Pay freeze is ‘nothing short of a disgrace’ says Federation
The national chair of the Police Federation of England and Wales says the announcement of a pay freeze for officers for the next year is “nothing short of a disgrace”.
John Apter was responding to today’s Spending Review announcement during which Chancellor Rishi Sunak said he “cannot justify a significant, across-the-board” pay increase for all public sector workers due to the cost of fighting the coronavirus pandemic.
More than a million nurses, doctors and others working in the NHS will get a rise but pay rises for police officers and the rest of the public sector will be “paused” – except for the 2.1 million workers earning below the median wage of £24,000, who will receive an increase of at least £250.
Mr Apter said: “ After years of austerity and a real terms pay cut of 18 per cent, today’s news will be a kick in the teeth for police officers. This year my colleagues have been on the front line in the battle against Covid-19, protecting the public and putting their own safety and the safety of their families at risk. Despite the warm words and the weekly applause for key workers, it seems to count for nothing.
“We are realists; we know that the country is facing a difficult economic future. But rewarding those who have played a vital role in the fight against the virus with a pay freeze is nothing short of a disgrace.
“A handful of officers will get the additional £250 for the lowest paid workers, but only those who are already on an appallingly low starting salary for the dangerous job they do. I appreciate the devil will be in the detail, but the headlines from today’s announcement does nothing to show appreciation to police officers and other public sector workers who have kept the wheels turning during 2020.”
His views were echoed by the heads of regional branches of the Police Federation. Brian Booth, chairman of West Yorkshire Police Federation, said the “pause” in public sector pay rises was a “betrayal” of officers who had “stepped up to the plate in the middle of the Covid-19 crisis, dealing with civil unrest and putting themselves at risk of infection trying to support a struggling health service”.
Neil Mennie, chairman of Kent Police Federation, said difficulties in the private sector should not mean that public sector workers were hit.
“Whilst we must recognise the difficulties many face in finding or securing employment that shouldn’t mean public sector pay should suffer,” he said.
“In real terms a pause will quickly become more of a rewind and paying the inevitable Covid bill should be equitable and affordable for everybody.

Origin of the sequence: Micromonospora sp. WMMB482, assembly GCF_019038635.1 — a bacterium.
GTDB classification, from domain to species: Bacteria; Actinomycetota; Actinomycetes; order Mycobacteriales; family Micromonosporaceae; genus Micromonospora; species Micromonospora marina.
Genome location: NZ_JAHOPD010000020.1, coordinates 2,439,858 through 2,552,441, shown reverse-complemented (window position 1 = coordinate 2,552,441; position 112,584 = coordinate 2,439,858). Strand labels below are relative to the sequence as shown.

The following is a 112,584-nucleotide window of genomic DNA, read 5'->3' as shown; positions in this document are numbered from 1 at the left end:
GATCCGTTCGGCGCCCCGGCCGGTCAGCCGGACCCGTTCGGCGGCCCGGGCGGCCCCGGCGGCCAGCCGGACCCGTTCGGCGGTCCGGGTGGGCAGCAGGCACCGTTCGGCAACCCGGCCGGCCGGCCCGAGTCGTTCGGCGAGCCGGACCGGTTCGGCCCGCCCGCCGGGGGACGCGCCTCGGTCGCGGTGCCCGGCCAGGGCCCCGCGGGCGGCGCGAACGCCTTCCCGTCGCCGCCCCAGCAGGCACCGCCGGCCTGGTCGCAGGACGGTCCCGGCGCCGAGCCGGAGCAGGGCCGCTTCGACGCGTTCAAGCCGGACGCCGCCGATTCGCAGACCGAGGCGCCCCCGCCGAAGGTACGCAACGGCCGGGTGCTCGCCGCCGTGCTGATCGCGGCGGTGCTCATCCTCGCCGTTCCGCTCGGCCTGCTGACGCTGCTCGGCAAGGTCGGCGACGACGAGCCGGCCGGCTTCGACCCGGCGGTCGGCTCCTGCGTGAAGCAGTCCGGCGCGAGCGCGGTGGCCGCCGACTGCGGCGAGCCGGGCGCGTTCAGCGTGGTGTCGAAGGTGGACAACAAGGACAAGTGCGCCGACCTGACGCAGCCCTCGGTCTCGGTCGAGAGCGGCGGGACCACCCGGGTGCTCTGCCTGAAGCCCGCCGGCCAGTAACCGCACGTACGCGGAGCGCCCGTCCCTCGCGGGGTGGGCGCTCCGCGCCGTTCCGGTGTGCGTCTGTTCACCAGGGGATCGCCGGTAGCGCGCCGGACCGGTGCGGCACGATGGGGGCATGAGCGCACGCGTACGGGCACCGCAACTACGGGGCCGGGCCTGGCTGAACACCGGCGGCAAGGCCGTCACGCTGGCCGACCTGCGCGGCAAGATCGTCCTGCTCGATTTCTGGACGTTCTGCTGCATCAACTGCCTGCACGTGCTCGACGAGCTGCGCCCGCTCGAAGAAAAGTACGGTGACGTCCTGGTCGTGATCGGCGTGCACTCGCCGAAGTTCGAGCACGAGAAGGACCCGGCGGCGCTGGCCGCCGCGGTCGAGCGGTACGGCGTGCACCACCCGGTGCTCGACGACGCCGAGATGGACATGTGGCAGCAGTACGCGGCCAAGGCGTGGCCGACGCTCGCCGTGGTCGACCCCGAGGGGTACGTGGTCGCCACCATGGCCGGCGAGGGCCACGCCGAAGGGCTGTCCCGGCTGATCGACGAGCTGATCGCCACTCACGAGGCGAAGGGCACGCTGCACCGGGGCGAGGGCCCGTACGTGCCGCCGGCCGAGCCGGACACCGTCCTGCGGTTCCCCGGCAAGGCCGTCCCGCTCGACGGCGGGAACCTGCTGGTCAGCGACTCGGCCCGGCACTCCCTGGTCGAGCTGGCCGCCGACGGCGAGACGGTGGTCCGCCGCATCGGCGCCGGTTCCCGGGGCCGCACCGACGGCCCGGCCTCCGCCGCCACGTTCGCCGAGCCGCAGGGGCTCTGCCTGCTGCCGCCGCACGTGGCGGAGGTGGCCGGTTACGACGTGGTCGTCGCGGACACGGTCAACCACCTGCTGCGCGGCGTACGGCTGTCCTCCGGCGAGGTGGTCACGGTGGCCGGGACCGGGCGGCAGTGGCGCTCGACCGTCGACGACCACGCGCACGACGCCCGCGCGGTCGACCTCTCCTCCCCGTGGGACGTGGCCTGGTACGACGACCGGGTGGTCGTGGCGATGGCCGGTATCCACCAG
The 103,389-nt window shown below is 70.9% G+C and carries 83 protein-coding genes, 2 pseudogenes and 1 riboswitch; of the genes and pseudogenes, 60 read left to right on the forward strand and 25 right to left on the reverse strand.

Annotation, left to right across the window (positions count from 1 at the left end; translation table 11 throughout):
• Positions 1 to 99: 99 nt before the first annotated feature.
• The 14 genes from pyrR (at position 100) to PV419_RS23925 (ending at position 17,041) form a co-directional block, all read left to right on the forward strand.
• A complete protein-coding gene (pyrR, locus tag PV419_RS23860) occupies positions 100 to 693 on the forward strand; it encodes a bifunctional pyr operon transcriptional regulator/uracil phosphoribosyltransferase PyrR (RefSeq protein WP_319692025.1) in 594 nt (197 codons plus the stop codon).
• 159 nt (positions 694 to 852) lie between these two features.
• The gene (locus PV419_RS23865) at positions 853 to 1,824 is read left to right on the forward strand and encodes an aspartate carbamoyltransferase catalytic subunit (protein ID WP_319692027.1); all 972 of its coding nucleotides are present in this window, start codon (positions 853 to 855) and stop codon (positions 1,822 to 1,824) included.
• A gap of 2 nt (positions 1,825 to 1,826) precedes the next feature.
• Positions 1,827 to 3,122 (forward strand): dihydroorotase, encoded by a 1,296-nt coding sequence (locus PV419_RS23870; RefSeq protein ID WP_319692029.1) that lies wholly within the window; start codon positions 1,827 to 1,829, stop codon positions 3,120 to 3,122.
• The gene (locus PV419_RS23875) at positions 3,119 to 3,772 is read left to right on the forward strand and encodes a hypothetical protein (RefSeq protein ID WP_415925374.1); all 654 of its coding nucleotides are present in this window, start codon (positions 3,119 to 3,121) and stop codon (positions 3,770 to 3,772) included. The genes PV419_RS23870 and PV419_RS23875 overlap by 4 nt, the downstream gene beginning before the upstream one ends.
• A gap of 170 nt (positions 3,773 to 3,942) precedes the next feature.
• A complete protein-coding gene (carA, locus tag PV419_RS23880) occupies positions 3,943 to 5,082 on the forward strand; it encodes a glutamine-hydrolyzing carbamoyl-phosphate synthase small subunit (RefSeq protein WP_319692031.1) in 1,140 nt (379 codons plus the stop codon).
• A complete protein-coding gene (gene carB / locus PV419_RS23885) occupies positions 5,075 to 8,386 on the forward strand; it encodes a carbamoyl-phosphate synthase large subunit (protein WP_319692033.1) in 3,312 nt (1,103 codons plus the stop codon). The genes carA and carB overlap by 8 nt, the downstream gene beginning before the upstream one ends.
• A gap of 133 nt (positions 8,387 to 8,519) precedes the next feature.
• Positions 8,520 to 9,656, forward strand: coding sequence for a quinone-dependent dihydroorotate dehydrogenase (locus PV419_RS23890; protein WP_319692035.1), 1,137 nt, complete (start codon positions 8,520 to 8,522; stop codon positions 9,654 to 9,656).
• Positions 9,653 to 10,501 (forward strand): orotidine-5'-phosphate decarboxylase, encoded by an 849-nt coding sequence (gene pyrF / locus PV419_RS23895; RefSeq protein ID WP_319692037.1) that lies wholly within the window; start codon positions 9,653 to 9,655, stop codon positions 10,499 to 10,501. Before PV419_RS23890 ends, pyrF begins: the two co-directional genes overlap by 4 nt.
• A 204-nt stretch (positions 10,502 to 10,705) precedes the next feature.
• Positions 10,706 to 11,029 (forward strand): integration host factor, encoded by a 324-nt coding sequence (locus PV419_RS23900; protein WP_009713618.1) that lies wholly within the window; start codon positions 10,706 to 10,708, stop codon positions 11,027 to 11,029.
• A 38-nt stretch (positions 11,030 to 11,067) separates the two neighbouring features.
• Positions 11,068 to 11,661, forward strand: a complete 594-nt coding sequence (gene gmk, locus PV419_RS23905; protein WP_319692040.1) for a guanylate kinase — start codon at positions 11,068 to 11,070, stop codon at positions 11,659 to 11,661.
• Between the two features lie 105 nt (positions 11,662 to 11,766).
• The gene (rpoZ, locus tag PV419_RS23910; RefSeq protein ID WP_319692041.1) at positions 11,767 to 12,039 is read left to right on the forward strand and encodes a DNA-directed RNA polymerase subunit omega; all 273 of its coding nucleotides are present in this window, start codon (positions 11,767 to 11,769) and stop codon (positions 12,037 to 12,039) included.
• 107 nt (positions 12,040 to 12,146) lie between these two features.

“It will be hard to understand how some are more ‘in it together’ than others and now we can only hope that pause means a short period of time.”
Andy Symonds, chairman of Norfolk Police Federation, said: “Let’s not balance the books on the back of public sector workers particularly police officers.
“We should grow our way out of this crisis, (and) not be freezing the wages of police officers who’ve put their lives at risk as well as the safety of their family by policing the pandemic.”
News of the pay freeze was also condemned by the Police Federation for Northern Ireland (PFNI).
PFNI chair Mark Lindsay, said: “This will play very badly with the 6,800 officers I represent in Northern Ireland. It will come as a massive disappointment and also cause justifiable anger and frustration.
“Freezing pay for a year is, in effect, a pay cut. It will cause hardship for police families and serve to deter people from considering a career in policing. It means that for the11th year in a row police pay has either declined or remained static. It is a deplorable decision by the Government.
“Our officers are in the forefront of policing the Covid-19 pandemic and this is the way the Government rewards us. They certainly have not been immune from the economic impact of Covid, with many policing family units already having to deal with redundancy in their household.”
“It’s no wonder that we are seeing a worrying trend where experienced officers are leaving to take up alternative employment that offers better financial rewards and a lot less hassle. This pay ‘pause’ can, in no way, be justified. It seems that once again, the police are the low-hanging fruit, the easy option, as the Government tries to balance the books. One minute we hear loud praise from the Government for the work that we do, the next, it’s a draconian pay freeze. The two cannot be reconciled. It’s a case of penalising those who offer the most.
“Alongside other groups, we will articulate our views on this disgraceful decision to get it reviewed and ensure that whilst my colleagues play their part in the economic recovery, they are not subjected again to disproportionately paying for the debt of the nation.”